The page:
Bitcoin ETFs Under Active Consideration, Says ASIC Commissioner

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ASIC commissioner Cathie Armour on Friday said the Australian Securities and Investment Commission is open to facilitating the listing of crypto versions of exchange-traded funds.

Armour has seemingly sought to change the ASIC’s reputation for being stuck in the mud when it comes to Bitcoin-linked products. Specifically, his comments came shortly after the National Stock Exchange rejected the listing of Cosmos Bitcoin ETF, citing they did not have appropriate regulations to protect the investors.

“For any products to be quoted on exchange markets in Australia, the particular market needs to have in place rules that facilitate the quoting of products […] Not all markets have rules in place that do that. […] These products can be made available to Australians through a managed investment scheme regime and Australians can invest in these products in that way,” said the corporate regulator chair.

Armour added that although an ETF would give investors a cheap and easy way to get exposure to crypto assets, there must be appropriate rules in place to protect them.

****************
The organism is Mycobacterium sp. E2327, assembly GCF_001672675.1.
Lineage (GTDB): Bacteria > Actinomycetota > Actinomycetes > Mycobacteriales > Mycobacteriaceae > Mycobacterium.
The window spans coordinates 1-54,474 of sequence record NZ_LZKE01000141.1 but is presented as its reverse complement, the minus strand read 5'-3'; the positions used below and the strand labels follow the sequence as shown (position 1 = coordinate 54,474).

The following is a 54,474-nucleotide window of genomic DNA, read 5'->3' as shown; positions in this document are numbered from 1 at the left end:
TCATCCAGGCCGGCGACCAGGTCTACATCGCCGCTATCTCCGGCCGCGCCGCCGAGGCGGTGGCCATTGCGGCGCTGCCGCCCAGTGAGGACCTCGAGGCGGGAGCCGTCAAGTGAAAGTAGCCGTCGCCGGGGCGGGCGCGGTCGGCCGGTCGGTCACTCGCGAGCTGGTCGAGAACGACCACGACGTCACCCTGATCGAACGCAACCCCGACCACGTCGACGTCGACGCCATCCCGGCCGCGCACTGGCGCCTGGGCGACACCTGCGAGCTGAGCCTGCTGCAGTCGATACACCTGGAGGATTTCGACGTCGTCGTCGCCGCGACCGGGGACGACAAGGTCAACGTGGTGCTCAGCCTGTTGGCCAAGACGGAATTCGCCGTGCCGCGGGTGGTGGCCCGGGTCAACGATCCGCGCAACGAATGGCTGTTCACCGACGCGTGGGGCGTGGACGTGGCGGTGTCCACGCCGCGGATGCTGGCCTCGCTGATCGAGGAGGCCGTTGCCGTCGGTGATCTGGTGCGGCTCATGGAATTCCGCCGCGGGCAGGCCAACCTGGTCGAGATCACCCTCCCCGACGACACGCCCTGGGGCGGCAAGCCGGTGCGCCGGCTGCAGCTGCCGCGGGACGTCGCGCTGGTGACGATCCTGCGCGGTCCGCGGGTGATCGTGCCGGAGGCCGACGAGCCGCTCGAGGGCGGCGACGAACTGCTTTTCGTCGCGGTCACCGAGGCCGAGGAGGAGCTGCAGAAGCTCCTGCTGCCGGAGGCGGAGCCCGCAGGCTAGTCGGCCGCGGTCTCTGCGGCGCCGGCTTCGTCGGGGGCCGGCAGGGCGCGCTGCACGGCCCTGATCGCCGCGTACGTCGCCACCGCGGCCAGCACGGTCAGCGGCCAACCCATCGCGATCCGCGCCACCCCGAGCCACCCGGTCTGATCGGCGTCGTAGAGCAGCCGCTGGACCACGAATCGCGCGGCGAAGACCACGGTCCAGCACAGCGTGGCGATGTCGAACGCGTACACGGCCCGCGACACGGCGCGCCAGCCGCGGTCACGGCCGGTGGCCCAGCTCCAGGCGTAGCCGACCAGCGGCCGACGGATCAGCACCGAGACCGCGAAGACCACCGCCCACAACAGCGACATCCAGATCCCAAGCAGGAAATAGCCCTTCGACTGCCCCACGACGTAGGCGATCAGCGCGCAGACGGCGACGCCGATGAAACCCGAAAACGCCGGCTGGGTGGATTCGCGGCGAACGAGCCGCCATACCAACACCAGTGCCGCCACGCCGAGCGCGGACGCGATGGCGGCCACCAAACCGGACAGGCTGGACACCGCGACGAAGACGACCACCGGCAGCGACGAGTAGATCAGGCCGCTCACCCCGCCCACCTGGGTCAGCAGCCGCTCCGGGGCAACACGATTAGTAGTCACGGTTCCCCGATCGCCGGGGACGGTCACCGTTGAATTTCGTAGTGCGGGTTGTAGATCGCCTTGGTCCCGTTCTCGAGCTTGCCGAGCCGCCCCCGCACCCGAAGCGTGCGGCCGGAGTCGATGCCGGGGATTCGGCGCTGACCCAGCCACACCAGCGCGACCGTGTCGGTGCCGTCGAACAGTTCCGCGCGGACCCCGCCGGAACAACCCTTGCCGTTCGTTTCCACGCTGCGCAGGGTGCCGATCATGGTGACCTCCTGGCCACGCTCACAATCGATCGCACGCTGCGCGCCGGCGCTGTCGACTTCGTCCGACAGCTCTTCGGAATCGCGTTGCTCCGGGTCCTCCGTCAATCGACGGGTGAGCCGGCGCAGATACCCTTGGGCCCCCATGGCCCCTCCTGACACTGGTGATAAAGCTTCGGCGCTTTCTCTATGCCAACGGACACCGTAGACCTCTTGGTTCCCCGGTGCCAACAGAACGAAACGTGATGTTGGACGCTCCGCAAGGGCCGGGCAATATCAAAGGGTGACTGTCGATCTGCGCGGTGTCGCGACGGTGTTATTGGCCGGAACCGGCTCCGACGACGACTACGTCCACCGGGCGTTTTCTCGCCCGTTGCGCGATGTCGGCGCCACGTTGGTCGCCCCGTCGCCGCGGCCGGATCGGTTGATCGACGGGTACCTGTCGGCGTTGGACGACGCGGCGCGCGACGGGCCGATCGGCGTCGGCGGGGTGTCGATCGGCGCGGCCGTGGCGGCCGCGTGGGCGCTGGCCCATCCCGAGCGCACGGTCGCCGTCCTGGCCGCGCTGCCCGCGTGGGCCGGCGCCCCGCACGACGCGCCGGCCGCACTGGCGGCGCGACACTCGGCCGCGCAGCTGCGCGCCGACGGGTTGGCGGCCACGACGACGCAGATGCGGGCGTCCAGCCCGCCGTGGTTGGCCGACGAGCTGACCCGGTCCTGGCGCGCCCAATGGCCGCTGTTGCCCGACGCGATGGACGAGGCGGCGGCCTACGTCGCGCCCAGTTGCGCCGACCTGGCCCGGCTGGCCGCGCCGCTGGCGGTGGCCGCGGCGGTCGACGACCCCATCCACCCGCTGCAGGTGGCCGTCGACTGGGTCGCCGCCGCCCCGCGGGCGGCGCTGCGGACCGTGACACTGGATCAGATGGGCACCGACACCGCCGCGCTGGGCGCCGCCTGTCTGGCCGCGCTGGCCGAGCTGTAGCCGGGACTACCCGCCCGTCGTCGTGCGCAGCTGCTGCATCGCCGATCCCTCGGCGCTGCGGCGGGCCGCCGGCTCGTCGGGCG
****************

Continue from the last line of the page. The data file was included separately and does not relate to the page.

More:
Australia crypto industry has been attempting to launch a bitcoin ETF for years, and and Cosmos was the last to have its proposal rejected. But now, with bitcoin’s surge to new highs – driven in part by increased adoption from institutions – the chance of approval could be higher than ever.

Australia Has Been Progressive in Crypto Regulation

Still, there are hurdles for an Aussie bitcoin ETF approval as it seeks acceptance from ASIC, and it’s likely to hinge on Cosmos’ success to list on ASX Exchange, which has never approved any similar products.

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“ASIC has a policy – which they have not released – which says they do not want an exchange-traded product, an MIS, listed on an exchange,” said James Manning, one of the founders of Cosmos Capital.

ASX CEO Dominic Stevens told The Australian Financial Review this week that “The world of bitcoin has changed since the last run, and my gut feel is this dominated by more corporate activity and institutions.”

Australia was a pioneer in crypto regulation when it declared in 2018 that Bitcoin and cryptocurrencies that shared its characteristics were legal and are treated as property.

The boom in crypto activity has also prompted the Australian tax office to ask the nation’s cryptocurrency users to report their operations in order to verify tax compliance.

Thousands of Australian taxpayers across the country have already received instructions on how to accurately report their cryptocurrency-related income and amend their tax returns, if necessary.